My old friend and cofounder at BuzzLogic, Todd Parsons, has posted about the need to connect financial incentive to blogging activity, calling it an "an army on the rise":
Despite its image, Pay Per Post is gathering steam and the reason is, for many individual publishers out there, the personal satisfaction they get from blogging is not always enough. The numbers tell us that many want to take their self-publishing efforts to another level and generate revenue, no matter how small. So is Pay Per Post the right path to that? Probably not. But it is proving the market is ripe for the taking.
Can one "take" this market without compromising the ethics of the bloggers doing the posting? I know you think not, Todd, and I agree, because the authenticity of the posting is what is important. If a blogger posts simply because they got a check (or some other form of payment), they'll burn their credibility pretty fast.
This is what Marc Canter and I worked hard to avoid when we wrote the terms for the Marquis blogger program—a blogger could review product from the company and talk about it, if they wanted, or they could simply acknowledge sponsorship of their blog, just like advertising. At that time, the first time anyone provided direct financial compensation of bloggers, it was a worthy experiment that taught some good lessons. But paying people to post about a product—that being the condition for receiving payment—creates a huge ethical problem.
So, we agree that the authentic "unvarnished thought" needs to be aggregated somehow. And there are lots of different ways of arriving at some form of consolidation of bloggers with similar sentiments, but largely after the fact of their having agreed on something.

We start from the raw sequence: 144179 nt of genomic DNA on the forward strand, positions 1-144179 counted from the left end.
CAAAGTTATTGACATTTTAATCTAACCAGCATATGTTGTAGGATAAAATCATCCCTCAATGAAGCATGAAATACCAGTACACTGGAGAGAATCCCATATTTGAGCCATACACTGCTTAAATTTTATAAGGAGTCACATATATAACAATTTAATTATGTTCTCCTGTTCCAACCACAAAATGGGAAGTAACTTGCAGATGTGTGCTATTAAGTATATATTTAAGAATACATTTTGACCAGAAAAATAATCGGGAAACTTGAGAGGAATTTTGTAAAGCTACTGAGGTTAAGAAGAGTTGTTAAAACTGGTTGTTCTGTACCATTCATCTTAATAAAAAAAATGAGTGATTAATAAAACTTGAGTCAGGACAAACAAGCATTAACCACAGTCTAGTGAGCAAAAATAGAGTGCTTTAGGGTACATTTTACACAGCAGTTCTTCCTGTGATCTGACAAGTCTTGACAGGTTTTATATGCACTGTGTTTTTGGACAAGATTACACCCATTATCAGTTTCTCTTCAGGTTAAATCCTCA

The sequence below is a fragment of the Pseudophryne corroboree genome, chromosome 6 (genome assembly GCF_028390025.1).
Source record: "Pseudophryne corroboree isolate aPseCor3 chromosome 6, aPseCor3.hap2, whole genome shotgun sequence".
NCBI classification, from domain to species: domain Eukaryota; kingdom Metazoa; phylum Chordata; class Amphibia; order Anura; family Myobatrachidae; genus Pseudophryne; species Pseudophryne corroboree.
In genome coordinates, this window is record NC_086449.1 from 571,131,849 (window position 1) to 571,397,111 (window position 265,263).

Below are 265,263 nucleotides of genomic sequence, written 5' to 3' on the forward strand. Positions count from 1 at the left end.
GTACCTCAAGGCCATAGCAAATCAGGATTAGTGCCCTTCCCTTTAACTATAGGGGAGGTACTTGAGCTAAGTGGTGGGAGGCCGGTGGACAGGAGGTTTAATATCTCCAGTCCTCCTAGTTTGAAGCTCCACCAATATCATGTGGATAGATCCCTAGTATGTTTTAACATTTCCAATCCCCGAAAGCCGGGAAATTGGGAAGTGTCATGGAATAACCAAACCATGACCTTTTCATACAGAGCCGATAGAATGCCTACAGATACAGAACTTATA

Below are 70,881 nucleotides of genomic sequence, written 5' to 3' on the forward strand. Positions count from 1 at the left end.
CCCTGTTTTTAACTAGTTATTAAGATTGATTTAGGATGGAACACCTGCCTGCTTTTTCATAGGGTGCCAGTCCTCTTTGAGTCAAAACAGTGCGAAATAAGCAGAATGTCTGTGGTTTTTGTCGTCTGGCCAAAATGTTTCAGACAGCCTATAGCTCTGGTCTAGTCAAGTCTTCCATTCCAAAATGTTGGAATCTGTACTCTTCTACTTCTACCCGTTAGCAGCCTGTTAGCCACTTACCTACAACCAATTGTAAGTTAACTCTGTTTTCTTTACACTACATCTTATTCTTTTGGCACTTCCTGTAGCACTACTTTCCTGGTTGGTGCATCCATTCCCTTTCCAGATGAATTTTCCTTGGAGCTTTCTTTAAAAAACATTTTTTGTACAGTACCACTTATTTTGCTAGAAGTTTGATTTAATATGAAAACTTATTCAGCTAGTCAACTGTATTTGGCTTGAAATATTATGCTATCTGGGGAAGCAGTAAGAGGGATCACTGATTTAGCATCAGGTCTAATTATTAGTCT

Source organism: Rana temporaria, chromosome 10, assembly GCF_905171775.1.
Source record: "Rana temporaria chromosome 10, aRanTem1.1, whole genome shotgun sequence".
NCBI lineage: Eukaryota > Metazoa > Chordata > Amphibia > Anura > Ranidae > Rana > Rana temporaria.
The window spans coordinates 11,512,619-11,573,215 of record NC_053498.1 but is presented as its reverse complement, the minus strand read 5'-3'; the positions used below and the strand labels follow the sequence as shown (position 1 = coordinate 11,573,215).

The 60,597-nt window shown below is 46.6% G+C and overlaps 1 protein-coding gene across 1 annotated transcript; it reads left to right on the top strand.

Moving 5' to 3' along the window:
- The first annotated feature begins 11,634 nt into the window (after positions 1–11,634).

BuzzLogic can push the time that agreement is discovered close to the moment it happens, so the marketing problem is how do you use that initial momentum to create a movement? Ad placement may be one way, creating connections that extend shared passions is another. It's not clear to me that simply linking marketer support to blogger is enough, though it is a step in the direction you're talking about.
Credibility or authenticity will be a problem if the compensation system is perceived as an "army on the rise," as I explained several years ago in some articles about the dangers of paramedia. You're on the right path, but you need to be careful with the language you're using, because it will convince marketers that bloggers can be made into mercenaries. They wouldn't be bloggers, nor journalists, but just marketers if we make them part of this army.
What do you think, dear reader?